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Simple linear algebra problem (points on circle for a given vector and angle)

  1. Jul 20, 2012 #1
    Hi all,

    I have a seemingly simple linear algebra problem which I have trouble with and I would like to ask for some advice how to solve it. Here is the problem:

    Here are my thoughts about this:

    It is clear that a solution is not always defined for the whole range of [itex]\nu[/itex] and that for a given [itex]\nu[/itex] there can be 2 solutions. So I expect a quadratic formula to pop up. Also since the solution is on the circle I expect a sinus of some angle (or [itex]1-cos^2[/itex]) to be there as well.

    The way I tried to approach it was to find an expression for [itex]x[/itex] and [itex]z[/itex]:


    [itex]z = \frac{\nu-xv_x-\mu_s y}{v_z}[/itex]

    and substitute z within the expression of [itex]x[/itex] which after some massaging gives me:

    [itex]x^2 - \frac{2\nu \mu_s v_y v_x}{v_z^2 - v_x^2}x - \frac{(1-\mu_s^2)v_z^2 + \nu + \mu_s v_y}{v_z^2 - v_x^2}=0[/itex]

    I get [itex]x_1[/itex] and [itex]x_2[/itex] from solving the quadratic formula and insert it into the formula I got for [itex]z[/itex]. The problem here is that I need to divide by [itex]v_z[/itex] which means there is no solution if [itex]v[/itex] lies in the [itex]xy[/itex] plane. I don't understand why this is geometrically.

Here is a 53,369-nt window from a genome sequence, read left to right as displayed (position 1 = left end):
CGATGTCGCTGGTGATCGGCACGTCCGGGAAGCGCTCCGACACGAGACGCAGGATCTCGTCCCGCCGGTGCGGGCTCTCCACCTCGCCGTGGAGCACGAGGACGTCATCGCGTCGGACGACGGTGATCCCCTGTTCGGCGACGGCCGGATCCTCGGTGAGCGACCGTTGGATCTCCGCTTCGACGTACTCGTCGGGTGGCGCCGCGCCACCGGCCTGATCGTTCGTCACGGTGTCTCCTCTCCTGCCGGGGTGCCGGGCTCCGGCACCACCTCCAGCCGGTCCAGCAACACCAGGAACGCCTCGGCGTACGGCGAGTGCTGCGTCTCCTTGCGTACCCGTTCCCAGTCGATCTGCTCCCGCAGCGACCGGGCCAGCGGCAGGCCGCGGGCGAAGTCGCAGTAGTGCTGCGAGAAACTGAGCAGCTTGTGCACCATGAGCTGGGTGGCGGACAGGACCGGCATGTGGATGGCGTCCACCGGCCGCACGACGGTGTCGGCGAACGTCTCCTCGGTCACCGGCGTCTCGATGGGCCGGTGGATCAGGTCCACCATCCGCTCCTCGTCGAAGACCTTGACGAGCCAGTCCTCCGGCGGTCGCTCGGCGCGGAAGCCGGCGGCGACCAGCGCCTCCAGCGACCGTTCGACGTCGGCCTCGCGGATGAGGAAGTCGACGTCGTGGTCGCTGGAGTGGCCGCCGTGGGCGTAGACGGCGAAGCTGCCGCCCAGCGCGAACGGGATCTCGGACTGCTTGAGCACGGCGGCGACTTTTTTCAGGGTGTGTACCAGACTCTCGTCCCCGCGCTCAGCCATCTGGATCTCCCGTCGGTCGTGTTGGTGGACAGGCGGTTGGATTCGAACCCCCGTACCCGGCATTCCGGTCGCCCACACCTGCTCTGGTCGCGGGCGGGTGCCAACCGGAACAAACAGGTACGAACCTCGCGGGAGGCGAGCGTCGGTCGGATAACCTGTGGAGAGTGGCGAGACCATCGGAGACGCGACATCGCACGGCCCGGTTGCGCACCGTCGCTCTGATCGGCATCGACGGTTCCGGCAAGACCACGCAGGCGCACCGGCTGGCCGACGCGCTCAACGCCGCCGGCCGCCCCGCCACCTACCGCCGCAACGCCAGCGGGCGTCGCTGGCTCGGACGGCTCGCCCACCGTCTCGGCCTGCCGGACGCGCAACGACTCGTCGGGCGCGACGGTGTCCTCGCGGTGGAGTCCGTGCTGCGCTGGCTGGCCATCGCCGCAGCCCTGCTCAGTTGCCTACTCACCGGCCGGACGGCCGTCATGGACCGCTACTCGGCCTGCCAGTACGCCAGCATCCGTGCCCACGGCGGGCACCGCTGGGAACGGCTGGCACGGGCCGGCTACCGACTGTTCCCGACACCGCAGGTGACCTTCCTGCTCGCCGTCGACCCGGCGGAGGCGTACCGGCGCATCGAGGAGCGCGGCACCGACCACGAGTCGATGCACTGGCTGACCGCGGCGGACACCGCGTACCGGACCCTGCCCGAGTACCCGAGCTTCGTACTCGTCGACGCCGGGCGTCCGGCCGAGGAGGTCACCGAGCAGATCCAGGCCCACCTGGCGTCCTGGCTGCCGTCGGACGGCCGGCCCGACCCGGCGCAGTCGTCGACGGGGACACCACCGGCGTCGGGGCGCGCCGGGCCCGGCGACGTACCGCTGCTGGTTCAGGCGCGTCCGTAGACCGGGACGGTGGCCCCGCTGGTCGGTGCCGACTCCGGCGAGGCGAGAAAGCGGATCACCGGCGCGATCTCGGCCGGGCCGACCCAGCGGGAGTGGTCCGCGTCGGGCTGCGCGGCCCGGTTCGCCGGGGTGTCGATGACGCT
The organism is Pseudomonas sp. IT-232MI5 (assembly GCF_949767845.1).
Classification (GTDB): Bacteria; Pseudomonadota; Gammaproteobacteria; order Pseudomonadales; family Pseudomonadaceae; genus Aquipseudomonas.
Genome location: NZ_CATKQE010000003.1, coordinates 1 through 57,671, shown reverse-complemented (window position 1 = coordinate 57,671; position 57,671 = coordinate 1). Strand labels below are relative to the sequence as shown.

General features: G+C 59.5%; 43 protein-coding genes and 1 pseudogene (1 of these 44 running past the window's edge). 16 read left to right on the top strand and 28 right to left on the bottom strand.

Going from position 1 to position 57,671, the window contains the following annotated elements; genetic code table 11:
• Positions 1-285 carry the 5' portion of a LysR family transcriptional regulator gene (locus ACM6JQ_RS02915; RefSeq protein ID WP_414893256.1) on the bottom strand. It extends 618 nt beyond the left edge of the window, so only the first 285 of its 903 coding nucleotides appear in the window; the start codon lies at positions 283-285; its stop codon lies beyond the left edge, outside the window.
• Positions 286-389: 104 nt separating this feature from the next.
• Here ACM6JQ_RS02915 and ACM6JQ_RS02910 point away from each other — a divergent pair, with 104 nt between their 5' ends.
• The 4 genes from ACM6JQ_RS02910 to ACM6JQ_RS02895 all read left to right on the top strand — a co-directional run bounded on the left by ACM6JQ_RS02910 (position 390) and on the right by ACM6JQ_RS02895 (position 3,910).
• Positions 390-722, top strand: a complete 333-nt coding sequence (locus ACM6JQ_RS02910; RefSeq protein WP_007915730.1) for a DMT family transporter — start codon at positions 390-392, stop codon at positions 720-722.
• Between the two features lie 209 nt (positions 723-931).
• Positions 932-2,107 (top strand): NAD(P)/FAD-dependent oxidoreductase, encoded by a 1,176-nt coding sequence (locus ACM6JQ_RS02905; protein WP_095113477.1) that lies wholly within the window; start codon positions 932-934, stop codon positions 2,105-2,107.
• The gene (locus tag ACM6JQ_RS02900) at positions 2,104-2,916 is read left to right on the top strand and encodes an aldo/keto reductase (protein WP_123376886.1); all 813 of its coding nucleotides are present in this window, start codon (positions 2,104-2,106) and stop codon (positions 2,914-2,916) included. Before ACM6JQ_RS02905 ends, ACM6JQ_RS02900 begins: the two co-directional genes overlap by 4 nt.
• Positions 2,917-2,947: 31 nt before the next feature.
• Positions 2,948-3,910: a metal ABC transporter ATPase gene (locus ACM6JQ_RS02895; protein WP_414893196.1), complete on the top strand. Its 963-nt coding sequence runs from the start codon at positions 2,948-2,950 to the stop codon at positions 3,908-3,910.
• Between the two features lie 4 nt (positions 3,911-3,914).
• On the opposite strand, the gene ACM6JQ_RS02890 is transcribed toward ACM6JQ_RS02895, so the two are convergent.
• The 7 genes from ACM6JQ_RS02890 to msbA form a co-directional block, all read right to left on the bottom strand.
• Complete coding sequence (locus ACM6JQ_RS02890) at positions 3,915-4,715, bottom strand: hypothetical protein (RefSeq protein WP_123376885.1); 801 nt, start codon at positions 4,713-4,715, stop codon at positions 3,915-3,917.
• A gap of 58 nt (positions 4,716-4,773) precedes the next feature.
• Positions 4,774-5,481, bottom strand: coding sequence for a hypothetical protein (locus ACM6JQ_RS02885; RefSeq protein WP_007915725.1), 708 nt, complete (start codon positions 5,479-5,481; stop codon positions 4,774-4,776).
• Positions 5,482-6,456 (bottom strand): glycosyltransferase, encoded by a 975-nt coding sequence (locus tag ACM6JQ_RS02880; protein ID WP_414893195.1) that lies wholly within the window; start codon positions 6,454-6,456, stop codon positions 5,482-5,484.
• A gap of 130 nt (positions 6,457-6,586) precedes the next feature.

However, the problem I now have is that if I check my solutions they don't lie on the given circle and the angle doesnt satisify the given constrain. So I must be doing something wrong and my hope is that somebody here can point me into the right direction. Does the overall approach make sense? Is there something I miss? Is there a different way to solve the problem?

    Any comment is much appreciated.

  2. jcsd
  3. Jul 23, 2012 #2


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    Science Advisor

    Hey skydave and welcome to the forums.

    The first thing to notice is that your first equation is not a circle if it's in R^3: it's a cylinder since the y variable is allowed to take on any real value. If you want a circle you need to fix y = a for some constant a. This will then effect the equations you have derived later.
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